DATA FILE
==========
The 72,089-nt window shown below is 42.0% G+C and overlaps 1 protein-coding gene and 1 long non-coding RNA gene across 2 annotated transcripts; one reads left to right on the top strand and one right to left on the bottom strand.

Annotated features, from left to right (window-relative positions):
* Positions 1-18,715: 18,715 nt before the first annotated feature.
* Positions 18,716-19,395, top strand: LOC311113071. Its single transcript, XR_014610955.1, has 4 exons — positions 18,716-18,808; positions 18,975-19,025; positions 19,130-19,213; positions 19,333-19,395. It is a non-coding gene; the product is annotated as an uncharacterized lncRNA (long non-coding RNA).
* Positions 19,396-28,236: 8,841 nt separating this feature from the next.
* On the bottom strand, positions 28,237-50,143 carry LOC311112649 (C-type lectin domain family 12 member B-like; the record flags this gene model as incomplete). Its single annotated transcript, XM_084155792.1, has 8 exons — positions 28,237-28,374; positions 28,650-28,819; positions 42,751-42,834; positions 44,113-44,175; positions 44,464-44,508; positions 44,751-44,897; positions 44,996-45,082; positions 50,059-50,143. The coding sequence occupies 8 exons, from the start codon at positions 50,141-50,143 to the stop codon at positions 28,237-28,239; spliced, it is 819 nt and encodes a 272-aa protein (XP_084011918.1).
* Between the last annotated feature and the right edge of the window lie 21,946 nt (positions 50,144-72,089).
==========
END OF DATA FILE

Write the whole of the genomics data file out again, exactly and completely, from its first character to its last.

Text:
The 72,089-nt window shown below is 42.0% G+C and overlaps 1 protein-coding gene and 1 long non-coding RNA gene across 2 annotated transcripts; one reads left to right on the top strand and one right to left on the bottom strand.

Annotated features, from left to right (window-relative positions):
* Positions 1-18,715: 18,715 nt before the first annotated feature.
* Positions 18,716-19,395, top strand: LOC311113071. Its single transcript, XR_014610955.1, has 4 exons — positions 18,716-18,808; positions 18,975-19,025; positions 19,130-19,213; positions 19,333-19,395. It is a non-coding gene; the product is annotated as an uncharacterized lncRNA (long non-coding RNA).
* Positions 19,396-28,236: 8,841 nt separating this feature from the next.
* On the bottom strand, positions 28,237-50,143 carry LOC311112649 (C-type lectin domain family 12 member B-like; the record flags this gene model as incomplete). Its single annotated transcript, XM_084155792.1, has 8 exons — positions 28,237-28,374; positions 28,650-28,819; positions 42,751-42,834; positions 44,113-44,175; positions 44,464-44,508; positions 44,751-44,897; positions 44,996-45,082; positions 50,059-50,143. The coding sequence occupies 8 exons, from the start codon at positions 50,141-50,143 to the stop codon at positions 28,237-28,239; spliced, it is 819 nt and encodes a 272-aa protein (XP_084011918.1).
* Between the last annotated feature and the right edge of the window lie 21,946 nt (positions 50,144-72,089).